Safeguards and Security for Program and Project Management -...  

NLE Websites -- All DOE Office Websites (Extended Search)

3A, Safeguards and Security for Program and Project Management by Ruben Sanchez Functional areas: Program Management, Property Management, Safety and Security The Guide provides a...

306

Redevelopment of Areas Needing Redevelopment Generally (Indiana)  

Energy.gov (U.S. Department of Energy (DOE))

Redevelopment commissions are responsible for developing plans and managing tools used to address conditions of blight (redevelopment areas) and underutilized land of economic significance ...

307

Tank Farm Area Cleanup Decision-Making  

NLE Websites -- All DOE Office Websites (Extended Search)

Area Cleanup Decision-Making Groundwater Vadose Zone Single Shell Tank System Closure (tanks, structures and pipelines) * Washington State Hazardous Waste Management Act (Resource...

308

Workplace Charging Challenge Summit 2014  

Energy.gov (U.S. Department of Energy (DOE))

Challenge partners and ambassadors from across the country convened at the Workplace Charging Challenge Summit 2014 to network with their peers, participate in interactive breakout sessions, and...

309

Western Area Power Administration  

NLE Websites -- All DOE Office Websites (Extended Search)

Loveland Area Projects November 29-30, 2011 2 Agenda * Overview of Western Area Power Administration * Post-1989 Loveland Area Projects (LAP) Marketing Plan * Energy Planning and Management Program * Development of the 2025 PMI Proposal * 2025 PMI Proposal * 2025 PMI Comment Period & Proposal Information * Questions 3 Overview of Western Area Power Administration (Western) * One of four power marketing administrations within the Department of Energy * Mission: Market and deliver reliable, renewable, cost-based Federal hydroelectric power and related services within a 15-state region of the central and western U.S. * Vision: Provide premier power marketing and transmission services Rocky Mountain Region (RMR) is one of five regional offices 4 Rocky Mountain Region

310

Last Planner System Areas of Application and Implementation Challenges  

E-Print Network (OSTI)

and Johana Clark for giving me access to Lean Construction Institute (LCI) Houston meetings and workshops. Third, I would like to thank Iris Tommelein, Greg Howell, Lauri Koskela, Alan Mossman, Min Liu, Stephen Knapp and Tariq Abdelhamid for giving me...

Porwal, Vishal

2012-02-14T23:59:59.000Z

311

Research needs to address ASR challenges  

E-Print Network (OSTI)

tx H2O | pg. 8 For all its benefits, aquifer storage and recovery (ASR) does have some potential challenges that warrant further research and planning, according to scientists and others involved in ASR. In 2005, the National Research... Council (NRC) convened a Committee on Sustainable Underground Storage of Recoverable Water to evaluate past experiences with ASR, or what the committee called managed underground storage (MUS) of recoverable water. Another committee goal...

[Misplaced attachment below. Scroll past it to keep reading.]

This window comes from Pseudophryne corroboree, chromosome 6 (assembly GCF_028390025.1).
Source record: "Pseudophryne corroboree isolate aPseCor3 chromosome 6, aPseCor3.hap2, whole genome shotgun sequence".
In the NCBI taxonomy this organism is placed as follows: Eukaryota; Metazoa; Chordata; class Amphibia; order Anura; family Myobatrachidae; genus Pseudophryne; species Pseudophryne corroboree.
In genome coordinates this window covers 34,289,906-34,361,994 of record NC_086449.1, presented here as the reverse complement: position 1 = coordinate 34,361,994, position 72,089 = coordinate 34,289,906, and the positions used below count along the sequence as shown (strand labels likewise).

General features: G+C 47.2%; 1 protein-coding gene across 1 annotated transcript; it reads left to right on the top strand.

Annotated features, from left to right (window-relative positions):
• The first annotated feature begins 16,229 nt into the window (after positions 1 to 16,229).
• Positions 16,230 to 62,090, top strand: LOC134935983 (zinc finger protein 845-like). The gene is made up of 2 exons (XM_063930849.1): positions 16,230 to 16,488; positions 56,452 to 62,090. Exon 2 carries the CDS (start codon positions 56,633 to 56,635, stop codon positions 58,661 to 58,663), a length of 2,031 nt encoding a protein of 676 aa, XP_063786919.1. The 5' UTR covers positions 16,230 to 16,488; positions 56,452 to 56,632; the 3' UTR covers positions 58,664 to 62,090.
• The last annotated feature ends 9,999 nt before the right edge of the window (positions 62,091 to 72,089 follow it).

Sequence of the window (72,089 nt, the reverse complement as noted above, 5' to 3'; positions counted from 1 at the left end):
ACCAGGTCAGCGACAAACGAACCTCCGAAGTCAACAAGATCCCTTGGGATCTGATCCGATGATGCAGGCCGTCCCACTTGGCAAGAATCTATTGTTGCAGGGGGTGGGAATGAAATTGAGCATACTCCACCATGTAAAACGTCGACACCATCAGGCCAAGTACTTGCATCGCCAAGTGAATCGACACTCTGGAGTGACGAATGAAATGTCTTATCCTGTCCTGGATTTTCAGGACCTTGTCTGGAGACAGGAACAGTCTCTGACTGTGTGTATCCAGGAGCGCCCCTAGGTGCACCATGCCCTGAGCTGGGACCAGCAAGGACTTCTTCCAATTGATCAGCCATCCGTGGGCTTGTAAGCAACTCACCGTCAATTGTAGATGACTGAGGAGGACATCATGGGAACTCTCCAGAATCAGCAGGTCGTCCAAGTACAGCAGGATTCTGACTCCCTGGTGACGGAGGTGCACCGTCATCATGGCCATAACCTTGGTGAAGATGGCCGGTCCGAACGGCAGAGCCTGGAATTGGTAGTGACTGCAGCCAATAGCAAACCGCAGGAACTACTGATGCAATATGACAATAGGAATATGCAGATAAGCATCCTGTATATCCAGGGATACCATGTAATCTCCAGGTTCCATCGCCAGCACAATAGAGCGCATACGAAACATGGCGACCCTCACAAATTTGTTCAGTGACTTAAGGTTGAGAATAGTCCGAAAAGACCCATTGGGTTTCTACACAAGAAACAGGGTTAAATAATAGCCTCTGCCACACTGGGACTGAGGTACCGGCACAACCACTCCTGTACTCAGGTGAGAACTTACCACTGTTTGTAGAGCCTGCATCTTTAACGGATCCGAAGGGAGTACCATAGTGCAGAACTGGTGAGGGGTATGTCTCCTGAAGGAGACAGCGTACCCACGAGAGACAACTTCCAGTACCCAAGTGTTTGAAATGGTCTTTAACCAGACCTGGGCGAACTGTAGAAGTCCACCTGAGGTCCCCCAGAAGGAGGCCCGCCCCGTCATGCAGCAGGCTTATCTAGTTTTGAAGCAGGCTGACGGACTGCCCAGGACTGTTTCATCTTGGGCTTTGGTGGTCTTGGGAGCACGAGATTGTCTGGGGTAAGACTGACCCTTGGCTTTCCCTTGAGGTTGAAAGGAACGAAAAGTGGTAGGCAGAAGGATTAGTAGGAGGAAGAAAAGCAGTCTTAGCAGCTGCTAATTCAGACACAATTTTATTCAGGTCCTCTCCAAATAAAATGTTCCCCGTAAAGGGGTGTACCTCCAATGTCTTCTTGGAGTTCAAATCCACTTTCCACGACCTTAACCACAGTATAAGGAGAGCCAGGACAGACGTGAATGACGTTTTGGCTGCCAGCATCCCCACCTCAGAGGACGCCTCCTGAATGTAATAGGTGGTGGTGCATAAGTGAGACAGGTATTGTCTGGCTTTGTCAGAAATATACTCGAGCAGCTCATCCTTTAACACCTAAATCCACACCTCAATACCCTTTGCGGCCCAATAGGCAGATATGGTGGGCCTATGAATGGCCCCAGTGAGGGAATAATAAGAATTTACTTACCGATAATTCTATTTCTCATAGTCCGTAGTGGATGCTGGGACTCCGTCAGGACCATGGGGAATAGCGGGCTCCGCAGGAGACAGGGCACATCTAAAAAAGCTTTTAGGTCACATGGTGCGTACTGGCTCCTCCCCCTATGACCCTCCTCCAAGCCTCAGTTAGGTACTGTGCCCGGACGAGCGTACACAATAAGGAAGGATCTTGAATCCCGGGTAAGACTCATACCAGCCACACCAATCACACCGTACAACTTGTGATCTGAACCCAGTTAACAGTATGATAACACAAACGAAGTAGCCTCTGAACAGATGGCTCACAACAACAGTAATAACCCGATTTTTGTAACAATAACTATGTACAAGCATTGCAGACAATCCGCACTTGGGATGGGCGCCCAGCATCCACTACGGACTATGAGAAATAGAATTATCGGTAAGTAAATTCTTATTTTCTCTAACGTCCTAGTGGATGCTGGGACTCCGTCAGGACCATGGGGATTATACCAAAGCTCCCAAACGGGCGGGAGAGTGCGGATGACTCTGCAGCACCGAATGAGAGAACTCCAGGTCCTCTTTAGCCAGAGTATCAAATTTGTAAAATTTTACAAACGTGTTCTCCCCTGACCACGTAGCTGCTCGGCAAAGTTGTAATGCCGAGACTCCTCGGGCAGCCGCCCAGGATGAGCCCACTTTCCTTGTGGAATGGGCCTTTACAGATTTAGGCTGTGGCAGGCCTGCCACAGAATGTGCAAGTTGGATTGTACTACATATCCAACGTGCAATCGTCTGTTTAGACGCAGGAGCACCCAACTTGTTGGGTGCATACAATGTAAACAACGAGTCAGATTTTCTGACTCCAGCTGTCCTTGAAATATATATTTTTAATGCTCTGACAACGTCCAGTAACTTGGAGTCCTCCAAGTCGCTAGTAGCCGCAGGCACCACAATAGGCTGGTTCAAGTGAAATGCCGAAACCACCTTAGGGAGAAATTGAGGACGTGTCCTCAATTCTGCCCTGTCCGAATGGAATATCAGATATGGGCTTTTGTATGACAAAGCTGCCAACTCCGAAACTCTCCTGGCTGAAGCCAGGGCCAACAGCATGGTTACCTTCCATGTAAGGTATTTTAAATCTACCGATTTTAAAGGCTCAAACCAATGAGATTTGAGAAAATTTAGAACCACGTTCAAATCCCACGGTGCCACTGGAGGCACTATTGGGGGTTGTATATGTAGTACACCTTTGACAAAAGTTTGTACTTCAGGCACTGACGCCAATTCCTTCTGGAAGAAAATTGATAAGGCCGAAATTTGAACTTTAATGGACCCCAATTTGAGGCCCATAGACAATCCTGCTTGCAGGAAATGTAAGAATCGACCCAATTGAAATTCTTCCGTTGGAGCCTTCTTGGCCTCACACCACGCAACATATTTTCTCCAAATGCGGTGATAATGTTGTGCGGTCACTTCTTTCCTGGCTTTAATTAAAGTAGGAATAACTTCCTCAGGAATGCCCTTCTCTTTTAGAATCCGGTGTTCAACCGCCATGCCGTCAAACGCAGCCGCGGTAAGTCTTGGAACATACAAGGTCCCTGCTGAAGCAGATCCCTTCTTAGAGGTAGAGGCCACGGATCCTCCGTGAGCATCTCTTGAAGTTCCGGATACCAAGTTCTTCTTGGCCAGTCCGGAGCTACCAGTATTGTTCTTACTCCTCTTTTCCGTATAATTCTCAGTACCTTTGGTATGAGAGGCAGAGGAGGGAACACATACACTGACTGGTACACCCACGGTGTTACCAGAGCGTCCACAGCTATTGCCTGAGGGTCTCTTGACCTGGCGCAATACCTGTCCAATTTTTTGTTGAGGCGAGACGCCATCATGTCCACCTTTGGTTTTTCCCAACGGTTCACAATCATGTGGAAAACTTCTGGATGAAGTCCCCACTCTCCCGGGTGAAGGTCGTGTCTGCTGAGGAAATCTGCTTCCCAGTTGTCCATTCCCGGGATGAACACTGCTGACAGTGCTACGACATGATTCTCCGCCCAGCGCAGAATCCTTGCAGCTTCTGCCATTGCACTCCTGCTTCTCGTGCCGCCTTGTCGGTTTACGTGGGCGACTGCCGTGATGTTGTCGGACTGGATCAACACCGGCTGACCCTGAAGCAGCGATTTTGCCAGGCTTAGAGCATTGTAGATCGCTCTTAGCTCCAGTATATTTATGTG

Wythe, Kathy

2008-01-01T23:59:59.000Z

312

LANSCE | Lujan Center | Thrust Area | Local Structure, Magnetism, and  

NLE Websites -- All DOE Office Websites (Extended Search)

User Instruments User Instruments Reflectometers Asterix SPEAR Powder Diffractometers HIPD HIPPO NPDF Engineering Diffraction SMARTS Chemical Spectroscopy FDS Small Angle Scattering LQD Protein Crystallography PCS Inelastic Neutron Spectrometer Pharos Single Crystal Diffractometer SCD Contacts Lujan Center Leader Mark Bourke 505.667.6069 Deputy Leader (Interim) Anna Llobet 505.665.1367 Experimental Area Manager) Charles Kelsey 505.665.5579 Experiment Coordinator Leilani Conradson 505.665.9505 User Office Administrator Lisa Padilla 505.667.5649 Administrative Assistant Melissa Martinez 505.665.0391 Thrust Area Local Structure, Magnetism, and Nanomaterials The Lujan Neutron Scattering Center encompasses a set of powder diffractometers, instrument scientist specialists, and sample environments (pressure, temperature, and magnetic field) equipped to address challenges

313

Research Areas  

NLE Websites -- All DOE Office Websites (Extended Search)

Areas Areas Research Areas Print Scientists from a wide variety of fields come to the ALS to perform experiements. Listed below are some of the most common research areas covered by ALS beamlines. Below each heading are a few examples of the specific types of topics included in that category. Click on a heading to learn more about that research area at the ALS. Energy Science Photovoltaics, photosynthesis, biofuels, energy storage, combustion, catalysis, carbon capture/sequestration. Bioscience General biology, structural biology. Materials/Condensed Matter Correlated materials, nanomaterials, magnetism, polymers, semiconductors, water, advanced materials. Physics Atomic, molecular, and optical (AMO) physics; accelerator physics. Chemistry Surfaces/interfaces, catalysts, chemical dynamics (gas-phase chemistry), crystallography, physical chemistry.